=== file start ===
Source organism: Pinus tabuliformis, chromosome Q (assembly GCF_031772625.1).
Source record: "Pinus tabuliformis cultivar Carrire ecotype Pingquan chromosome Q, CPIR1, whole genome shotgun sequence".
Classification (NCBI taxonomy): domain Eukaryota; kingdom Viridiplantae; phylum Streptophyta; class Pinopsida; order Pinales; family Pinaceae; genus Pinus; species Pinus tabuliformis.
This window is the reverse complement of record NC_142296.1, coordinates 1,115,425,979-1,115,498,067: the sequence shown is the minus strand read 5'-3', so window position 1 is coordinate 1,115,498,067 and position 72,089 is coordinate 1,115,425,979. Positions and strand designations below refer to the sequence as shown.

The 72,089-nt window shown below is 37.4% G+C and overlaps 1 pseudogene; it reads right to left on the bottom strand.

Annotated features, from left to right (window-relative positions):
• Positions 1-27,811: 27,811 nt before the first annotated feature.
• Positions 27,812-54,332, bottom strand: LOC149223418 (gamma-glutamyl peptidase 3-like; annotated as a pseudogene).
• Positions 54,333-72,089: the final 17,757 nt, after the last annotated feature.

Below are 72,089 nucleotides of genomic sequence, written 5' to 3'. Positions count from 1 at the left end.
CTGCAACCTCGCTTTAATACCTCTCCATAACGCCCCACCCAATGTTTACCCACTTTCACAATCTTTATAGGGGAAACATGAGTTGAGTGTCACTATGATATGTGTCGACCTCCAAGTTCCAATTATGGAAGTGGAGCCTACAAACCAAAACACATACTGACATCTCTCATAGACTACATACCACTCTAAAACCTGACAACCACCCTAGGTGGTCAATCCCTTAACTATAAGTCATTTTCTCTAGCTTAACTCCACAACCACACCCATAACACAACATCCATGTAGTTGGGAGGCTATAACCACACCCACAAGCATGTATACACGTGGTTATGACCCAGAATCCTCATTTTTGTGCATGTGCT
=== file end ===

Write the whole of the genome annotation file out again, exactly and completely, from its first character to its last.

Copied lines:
Source organism: Pinus tabuliformis, chromosome Q (assembly GCF_031772625.1).
Source record: "Pinus tabuliformis cultivar Carrire ecotype Pingquan chromosome Q, CPIR1, whole genome shotgun sequence".
Classification (NCBI taxonomy): domain Eukaryota; kingdom Viridiplantae; phylum Streptophyta; class Pinopsida; order Pinales; family Pinaceae; genus Pinus; species Pinus tabuliformis.
This window is the reverse complement of record NC_142296.1, coordinates 1,115,425,979-1,115,498,067: the sequence shown is the minus strand read 5'-3', so window position 1 is coordinate 1,115,498,067 and position 72,089 is coordinate 1,115,425,979. Positions and strand designations below refer to the sequence as shown.

The 72,089-nt window shown below is 37.4% G+C and overlaps 1 pseudogene; it reads right to left on the bottom strand.

Annotated features, from left to right (window-relative positions):
• Positions 1-27,811: 27,811 nt before the first annotated feature.
• Positions 27,812-54,332, bottom strand: LOC149223418 (gamma-glutamyl peptidase 3-like; annotated as a pseudogene).
• Positions 54,333-72,089: the final 17,757 nt, after the last annotated feature.

Below are 72,089 nucleotides of genomic sequence, written 5' to 3'. Positions count from 1 at the left end.
CTGCAACCTCGCTTTAATACCTCTCCATAACGCCCCACCCAATGTTTACCCACTTTCACAATCTTTATAGGGGAAACATGAGTTGAGTGTCACTATGATATGTGTCGACCTCCAAGTTCCAATTATGGAAGTGGAGCCTACAAACCAAAACACATACTGACATCTCTCATAGACTACATACCACTCTAAAACCTGACAACCACCCTAGGTGGTCAATCCCTTAACTATAAGTCATTTTCTCTAGCTTAACTCCACAACCACACCCATAACACAACATCCATGTAGTTGGGAGGCTATAACCACACCCACAAGCATGTATACACGTGGTTATGACCCAGAATCCTCATTTTTGTGCATGTGCT